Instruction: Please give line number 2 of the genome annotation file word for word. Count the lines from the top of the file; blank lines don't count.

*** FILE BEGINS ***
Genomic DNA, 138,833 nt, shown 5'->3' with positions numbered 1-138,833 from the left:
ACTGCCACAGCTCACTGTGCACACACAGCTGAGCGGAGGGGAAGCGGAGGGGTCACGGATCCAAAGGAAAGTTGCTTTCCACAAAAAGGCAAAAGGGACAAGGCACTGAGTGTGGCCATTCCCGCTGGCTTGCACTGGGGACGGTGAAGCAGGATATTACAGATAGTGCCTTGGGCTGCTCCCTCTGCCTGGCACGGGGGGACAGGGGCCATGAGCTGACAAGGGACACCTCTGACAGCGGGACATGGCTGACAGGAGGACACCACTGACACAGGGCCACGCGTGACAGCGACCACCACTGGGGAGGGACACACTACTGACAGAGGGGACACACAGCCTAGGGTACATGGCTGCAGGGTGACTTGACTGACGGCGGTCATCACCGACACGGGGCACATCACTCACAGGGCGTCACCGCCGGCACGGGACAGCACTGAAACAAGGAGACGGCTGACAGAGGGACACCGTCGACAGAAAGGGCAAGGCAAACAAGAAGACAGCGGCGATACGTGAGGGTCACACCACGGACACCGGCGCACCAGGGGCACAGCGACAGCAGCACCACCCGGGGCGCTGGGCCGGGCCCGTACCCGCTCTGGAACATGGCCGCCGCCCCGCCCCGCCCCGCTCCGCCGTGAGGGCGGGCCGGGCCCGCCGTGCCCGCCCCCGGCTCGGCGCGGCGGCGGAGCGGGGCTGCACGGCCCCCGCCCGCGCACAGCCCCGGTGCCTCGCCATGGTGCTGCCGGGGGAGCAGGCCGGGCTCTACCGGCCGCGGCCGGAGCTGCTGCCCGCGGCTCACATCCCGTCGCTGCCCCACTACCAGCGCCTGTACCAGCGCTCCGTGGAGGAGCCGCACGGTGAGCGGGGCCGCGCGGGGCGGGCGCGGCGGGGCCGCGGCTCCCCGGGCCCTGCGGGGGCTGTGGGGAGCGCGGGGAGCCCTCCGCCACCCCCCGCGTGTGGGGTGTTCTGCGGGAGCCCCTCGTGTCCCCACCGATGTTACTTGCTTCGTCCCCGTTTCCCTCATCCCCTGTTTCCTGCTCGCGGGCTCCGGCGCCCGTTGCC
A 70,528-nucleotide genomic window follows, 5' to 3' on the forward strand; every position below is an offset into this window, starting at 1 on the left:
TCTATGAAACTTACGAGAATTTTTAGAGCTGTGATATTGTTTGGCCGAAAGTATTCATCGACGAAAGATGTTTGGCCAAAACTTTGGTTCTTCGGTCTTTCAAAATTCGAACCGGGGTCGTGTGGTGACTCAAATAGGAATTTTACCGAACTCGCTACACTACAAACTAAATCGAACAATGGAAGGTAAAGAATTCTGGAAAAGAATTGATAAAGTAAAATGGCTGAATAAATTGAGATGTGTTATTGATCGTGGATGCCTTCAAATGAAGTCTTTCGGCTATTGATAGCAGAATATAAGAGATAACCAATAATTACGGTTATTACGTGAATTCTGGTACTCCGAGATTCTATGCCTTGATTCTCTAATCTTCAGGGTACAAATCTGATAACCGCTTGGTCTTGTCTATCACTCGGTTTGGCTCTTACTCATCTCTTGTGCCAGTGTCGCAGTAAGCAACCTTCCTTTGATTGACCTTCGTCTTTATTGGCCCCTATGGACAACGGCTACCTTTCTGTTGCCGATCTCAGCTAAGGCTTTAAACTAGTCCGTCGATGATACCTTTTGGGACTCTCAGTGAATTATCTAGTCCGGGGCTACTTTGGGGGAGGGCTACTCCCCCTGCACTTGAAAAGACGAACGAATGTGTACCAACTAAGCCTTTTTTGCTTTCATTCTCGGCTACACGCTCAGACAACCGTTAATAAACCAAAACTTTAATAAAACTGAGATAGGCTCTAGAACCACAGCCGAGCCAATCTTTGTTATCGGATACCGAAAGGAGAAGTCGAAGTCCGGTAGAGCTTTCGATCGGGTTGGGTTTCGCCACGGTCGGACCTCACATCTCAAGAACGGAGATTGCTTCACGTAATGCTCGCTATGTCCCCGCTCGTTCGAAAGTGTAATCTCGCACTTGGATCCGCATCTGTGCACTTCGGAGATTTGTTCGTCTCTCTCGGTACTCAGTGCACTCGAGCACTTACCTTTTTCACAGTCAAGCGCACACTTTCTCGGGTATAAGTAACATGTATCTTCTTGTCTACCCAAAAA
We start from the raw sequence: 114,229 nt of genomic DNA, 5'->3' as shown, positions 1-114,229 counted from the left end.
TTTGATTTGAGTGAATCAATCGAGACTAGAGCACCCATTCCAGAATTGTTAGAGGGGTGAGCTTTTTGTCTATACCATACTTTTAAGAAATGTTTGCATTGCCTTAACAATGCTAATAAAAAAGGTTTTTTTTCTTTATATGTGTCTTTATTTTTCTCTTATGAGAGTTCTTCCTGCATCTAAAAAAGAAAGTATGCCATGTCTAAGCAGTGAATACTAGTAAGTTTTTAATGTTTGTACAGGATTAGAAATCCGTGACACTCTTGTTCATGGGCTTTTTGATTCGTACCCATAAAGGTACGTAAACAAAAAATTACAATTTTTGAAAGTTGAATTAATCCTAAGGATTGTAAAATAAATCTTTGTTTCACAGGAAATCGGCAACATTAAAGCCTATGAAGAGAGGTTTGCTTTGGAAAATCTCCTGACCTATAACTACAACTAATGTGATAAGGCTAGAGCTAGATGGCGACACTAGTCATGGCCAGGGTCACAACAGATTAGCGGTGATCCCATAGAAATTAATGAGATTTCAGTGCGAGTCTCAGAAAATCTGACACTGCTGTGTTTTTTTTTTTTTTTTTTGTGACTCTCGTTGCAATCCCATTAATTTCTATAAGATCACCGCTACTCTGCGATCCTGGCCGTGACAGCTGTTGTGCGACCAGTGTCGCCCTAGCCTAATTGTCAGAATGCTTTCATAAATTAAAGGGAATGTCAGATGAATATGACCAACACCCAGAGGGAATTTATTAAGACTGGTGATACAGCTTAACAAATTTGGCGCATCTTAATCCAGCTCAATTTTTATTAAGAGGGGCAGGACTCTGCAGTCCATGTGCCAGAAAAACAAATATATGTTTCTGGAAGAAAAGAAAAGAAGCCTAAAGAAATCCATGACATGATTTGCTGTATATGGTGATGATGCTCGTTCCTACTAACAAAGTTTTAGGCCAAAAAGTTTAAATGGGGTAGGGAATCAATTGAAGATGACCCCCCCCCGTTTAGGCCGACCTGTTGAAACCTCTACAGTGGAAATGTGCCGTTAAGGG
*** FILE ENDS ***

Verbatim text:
ACTGCCACAGCTCACTGTGCACACACAGCTGAGCGGAGGGGAAGCGGAGGGGTCACGGATCCAAAGGAAAGTTGCTTTCCACAAAAAGGCAAAAGGGACAAGGCACTGAGTGTGGCCATTCCCGCTGGCTTGCACTGGGGACGGTGAAGCAGGATATTACAGATAGTGCCTTGGGCTGCTCCCTCTGCCTGGCACGGGGGGACAGGGGCCATGAGCTGACAAGGGACACCTCTGACAGCGGGACATGGCTGACAGGAGGACACCACTGACACAGGGCCACGCGTGACAGCGACCACCACTGGGGAGGGACACACTACTGACAGAGGGGACACACAGCCTAGGGTACATGGCTGCAGGGTGACTTGACTGACGGCGGTCATCACCGACACGGGGCACATCACTCACAGGGCGTCACCGCCGGCACGGGACAGCACTGAAACAAGGAGACGGCTGACAGAGGGACACCGTCGACAGAAAGGGCAAGGCAAACAAGAAGACAGCGGCGATACGTGAGGGTCACACCACGGACACCGGCGCACCAGGGGCACAGCGACAGCAGCACCACCCGGGGCGCTGGGCCGGGCCCGTACCCGCTCTGGAACATGGCCGCCGCCCCGCCCCGCCCCGCTCCGCCGTGAGGGCGGGCCGGGCCCGCCGTGCCCGCCCCCGGCTCGGCGCGGCGGCGGAGCGGGGCTGCACGGCCCCCGCCCGCGCACAGCCCCGGTGCCTCGCCATGGTGCTGCCGGGGGAGCAGGCCGGGCTCTACCGGCCGCGGCCGGAGCTGCTGCCCGCGGCTCACATCCCGTCGCTGCCCCACTACCAGCGCCTGTACCAGCGCTCCGTGGAGGAGCCGCACGGTGAGCGGGGCCGCGCGGGGCGGGCGCGGCGGGGCCGCGGCTCCCCGGGCCCTGCGGGGGCTGTGGGGAGCGCGGGGAGCCCTCCGCCACCCCCCGCGTGTGGGGTGTTCTGCGGGAGCCCCTCGTGTCCCCACCGATGTTACTTGCTTCGTCCCCGTTTCCCTCATCCCCTGTTTCCTGCTCGCGGGCTCCGGCGCCCGTTGCC